The Effect of the Inverted Classroom Teaching Approach on Student/Faculty Interaction and Students’ Self-Efficacy Research PaperThe inverted or flipped classroom approach provides students with the opportunity to develop abasic understanding of core concepts through the online delivery of short pre-lecture videos.This in turn, enables the course instructor to make us of the in-class time more effectively bycreating an active learning environment. This approach has been used to teach an electric andmagnetic fields physics course as part of the second-year electrical and computer engineeringcurriculum at a large research-intensive engineering school. The teaching approach consisted of(a) pre-class lesson videos with embedded viewing quizzes (average length of 25 minutes), and(b) in-class active learning opportunities, including conceptual questions and peer instructionfacilitated through a classroom-response system, group work exercises, and opportunities forindividual work and review of the material at hand.As part of the two-year study associated with this new initiative, one of the key researchquestions was: Does the new teaching approach improve the students’ perception ofstudent/instructor interaction and the students’ self-efficacy as compared to the traditionalinstructor-centered approach? To assess this, a mixed-methods design was used whichincluded, in part, an end-of-course survey and follow-up focus group sessions. The studyinvolved teaching the course in a traditional lecture format in one year, and then with theinverted classroom technique the next year. The same instructor taught the course in both years,and approximately 330 students took the course each year. The same survey and focus groupprotocols were used for the inverted classroom cohort (number of survey respondents = 186) ashad been used the previous year for the traditional lecturing cohort (number of surveyrespondents = 178).It was found that overall, students from the inverted classroom cohort had higher satisfactionratings for the level of their interaction with the instructor during class (mean=3.92 versus 3.58, p< .001, on a scale of 5, with “strongly dissatisfied” being 1 and “strong satisfied” being 5). Aswell, 70% of students in the inverted course versus 51% of the students in the traditional courseexpressed satisfaction with this type of interaction. Students in the inverted class also reportedthat they interacted with the instructor during class more often than the traditionally-taughtstudents (mean = 2.61 versus 1.86, p < .001, on a 6-point scale with “never” being 1 and “morethan once a week” being 6). Particularly, 25% of the inverted-class students versus 54% of thetraditionally-taught students reported that they had never interacted with the instructor duringclass. These survey findings have been confirmed by the comments from the student focusgroup sessions.The students’ self-efficacy survey questions were based on the well-known LAESE(Longitudinal Assessment of Engineering Self-Efficacy) instrument. Factor analysis has shownthat the 31 items on the self-efficacy survey were significantly loaded on three factors: (a)Ability to learn the course material, (b) Ability to explain the fundamental course concepts toothers, and (c) the Ability to succeed in engineering. For all three factors, students in bothcohorts expressed high levels of self-efficacy, and there were no significant differences betweenthe mean values observed for both cohorts. Students in the inverted cohort had the mostconfidence in their ability to learn the material in the course (mean = 5.24, on a scale of 7) andhad the least confidence in their ability to explain the course concepts to one of their peers (mean= 4.42, on a scale of 7).As this new teaching approach becomes more widespread, it is important to ensure that thistechnique improves all aspects of the student learning experience. The results from this initialstudy indicate that improvements can be made to the students’ perception and satisfaction withstudent/faculty interaction, while no significant impact was found with course-specific andengineering self-efficacy of the students. Future offerings of this course with this approach willincorporate more specific efforts to leverage the opportunity of the inverted classroom to developstudents’ self-motivation for learning and engagement with the material. In this way we wouldhope to see an improvement in the students’ course-related self-efficacy.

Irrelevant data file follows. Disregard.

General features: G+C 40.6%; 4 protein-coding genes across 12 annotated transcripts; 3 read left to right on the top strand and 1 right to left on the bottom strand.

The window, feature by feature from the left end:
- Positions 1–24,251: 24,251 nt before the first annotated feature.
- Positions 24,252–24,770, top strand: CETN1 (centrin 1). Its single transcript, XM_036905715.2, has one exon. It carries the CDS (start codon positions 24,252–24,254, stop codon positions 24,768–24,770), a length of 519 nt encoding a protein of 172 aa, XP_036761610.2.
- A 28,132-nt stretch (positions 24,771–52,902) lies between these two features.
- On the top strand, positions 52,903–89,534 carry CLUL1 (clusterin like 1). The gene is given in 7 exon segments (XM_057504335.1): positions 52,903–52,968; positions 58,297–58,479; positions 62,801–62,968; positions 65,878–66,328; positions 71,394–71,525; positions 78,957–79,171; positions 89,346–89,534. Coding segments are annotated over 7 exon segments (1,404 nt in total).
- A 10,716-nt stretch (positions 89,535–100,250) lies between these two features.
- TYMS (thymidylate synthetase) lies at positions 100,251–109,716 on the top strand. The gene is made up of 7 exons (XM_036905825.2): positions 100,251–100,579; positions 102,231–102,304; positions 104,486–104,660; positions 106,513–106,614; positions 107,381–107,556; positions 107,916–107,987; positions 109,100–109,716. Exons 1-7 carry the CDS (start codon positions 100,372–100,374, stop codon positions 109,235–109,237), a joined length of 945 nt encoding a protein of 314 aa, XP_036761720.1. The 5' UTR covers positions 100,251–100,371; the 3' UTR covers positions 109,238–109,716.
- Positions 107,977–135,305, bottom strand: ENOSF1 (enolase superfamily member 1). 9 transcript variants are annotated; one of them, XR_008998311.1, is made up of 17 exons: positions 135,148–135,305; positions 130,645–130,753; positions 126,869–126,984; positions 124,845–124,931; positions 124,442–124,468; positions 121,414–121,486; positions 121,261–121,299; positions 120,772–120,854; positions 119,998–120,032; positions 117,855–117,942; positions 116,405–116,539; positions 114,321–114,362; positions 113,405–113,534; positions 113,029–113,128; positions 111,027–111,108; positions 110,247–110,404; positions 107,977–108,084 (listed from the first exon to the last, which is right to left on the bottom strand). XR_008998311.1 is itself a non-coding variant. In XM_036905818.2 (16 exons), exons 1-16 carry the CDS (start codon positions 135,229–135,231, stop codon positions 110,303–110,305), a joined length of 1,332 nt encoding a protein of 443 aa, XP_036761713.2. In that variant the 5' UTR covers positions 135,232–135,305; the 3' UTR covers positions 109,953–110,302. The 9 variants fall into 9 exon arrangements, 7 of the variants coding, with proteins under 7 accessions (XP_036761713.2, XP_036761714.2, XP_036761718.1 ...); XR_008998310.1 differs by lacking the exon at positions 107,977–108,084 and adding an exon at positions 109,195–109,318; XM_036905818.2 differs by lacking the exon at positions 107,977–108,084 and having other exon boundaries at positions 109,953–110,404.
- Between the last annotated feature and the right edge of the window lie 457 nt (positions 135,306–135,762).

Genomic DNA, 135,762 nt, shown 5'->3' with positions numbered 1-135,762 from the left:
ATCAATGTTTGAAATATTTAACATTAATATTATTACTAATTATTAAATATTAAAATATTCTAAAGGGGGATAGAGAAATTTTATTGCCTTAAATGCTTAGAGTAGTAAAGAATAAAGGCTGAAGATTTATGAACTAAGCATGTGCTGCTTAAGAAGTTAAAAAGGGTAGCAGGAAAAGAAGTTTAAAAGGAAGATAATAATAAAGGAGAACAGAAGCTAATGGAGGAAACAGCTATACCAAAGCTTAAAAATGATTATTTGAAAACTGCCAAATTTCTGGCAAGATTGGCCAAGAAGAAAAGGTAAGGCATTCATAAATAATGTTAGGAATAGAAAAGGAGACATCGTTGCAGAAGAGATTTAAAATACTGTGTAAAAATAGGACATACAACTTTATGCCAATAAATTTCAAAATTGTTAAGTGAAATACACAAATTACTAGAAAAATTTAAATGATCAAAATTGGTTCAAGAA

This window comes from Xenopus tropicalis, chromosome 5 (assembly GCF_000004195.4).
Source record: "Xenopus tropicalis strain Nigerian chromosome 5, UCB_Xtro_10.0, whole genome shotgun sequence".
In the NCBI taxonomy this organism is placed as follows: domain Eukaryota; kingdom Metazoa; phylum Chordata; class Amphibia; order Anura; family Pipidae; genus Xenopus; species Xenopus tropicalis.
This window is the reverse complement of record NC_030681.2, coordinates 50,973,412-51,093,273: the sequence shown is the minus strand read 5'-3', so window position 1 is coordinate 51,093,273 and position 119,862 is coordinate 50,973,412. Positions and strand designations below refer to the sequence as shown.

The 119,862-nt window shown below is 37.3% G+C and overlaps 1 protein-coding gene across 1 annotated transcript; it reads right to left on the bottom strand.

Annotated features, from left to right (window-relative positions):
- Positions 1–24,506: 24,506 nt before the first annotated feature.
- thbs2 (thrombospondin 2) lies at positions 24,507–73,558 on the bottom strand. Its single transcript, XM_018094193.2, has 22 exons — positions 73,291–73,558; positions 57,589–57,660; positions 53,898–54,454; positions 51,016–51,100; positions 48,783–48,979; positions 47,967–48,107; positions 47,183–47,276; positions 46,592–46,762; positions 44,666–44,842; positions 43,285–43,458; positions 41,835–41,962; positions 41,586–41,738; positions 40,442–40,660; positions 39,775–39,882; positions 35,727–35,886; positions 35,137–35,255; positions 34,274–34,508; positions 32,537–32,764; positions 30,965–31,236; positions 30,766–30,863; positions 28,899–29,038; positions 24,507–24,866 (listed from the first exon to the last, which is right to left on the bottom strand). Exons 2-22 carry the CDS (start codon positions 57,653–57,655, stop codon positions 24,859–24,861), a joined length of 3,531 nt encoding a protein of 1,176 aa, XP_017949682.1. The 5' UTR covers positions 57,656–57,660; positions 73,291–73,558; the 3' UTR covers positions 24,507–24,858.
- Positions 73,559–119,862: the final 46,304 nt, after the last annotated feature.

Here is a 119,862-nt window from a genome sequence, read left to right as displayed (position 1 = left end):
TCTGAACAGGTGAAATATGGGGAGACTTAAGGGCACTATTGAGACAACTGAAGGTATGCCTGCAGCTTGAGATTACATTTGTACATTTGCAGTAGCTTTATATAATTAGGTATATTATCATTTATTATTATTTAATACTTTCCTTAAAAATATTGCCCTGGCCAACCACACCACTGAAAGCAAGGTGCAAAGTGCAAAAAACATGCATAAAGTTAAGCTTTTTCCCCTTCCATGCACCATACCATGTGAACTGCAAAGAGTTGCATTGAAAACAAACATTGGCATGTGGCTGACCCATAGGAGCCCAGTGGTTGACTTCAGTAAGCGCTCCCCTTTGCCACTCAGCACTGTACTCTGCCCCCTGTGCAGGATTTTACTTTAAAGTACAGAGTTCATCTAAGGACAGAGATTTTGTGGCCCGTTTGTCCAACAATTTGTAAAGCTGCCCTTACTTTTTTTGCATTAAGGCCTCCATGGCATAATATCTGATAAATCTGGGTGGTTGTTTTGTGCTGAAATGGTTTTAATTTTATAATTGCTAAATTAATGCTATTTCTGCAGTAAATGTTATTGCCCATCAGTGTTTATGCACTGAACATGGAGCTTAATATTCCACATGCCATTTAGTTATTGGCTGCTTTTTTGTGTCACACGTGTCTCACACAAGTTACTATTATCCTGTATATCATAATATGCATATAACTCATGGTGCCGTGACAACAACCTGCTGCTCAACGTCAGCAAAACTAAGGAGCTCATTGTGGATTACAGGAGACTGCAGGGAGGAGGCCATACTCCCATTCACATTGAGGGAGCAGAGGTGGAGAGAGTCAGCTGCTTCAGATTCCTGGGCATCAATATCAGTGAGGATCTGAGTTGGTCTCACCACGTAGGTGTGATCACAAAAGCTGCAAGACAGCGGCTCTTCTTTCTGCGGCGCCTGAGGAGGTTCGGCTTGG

Stickel, M., & Hari, S., & Liu, Q. (2014, June), The Effect of the Inverted Classroom Teaching Approach on Student/Faculty Interaction and Students’ Self-Efficacy Paper presented at 2014 ASEE Annual Conference & Exposition, Indianapolis, Indiana. 10.18260/1-2--23140

ASEE holds the copyright on this document. It may be read by the public free of charge. Authors may archive their work on personal websites or in institutional repositories with the following citation: © 2014 American Society for Engineering Education. Other scholars may excerpt or quote from these materials with the same citation. When excerpting or quoting from Conference Proceedings, authors should, in addition to noting the ASEE copyright, list all the original authors and their institutions and name the host city of the conference. - Last updated April 1, 2015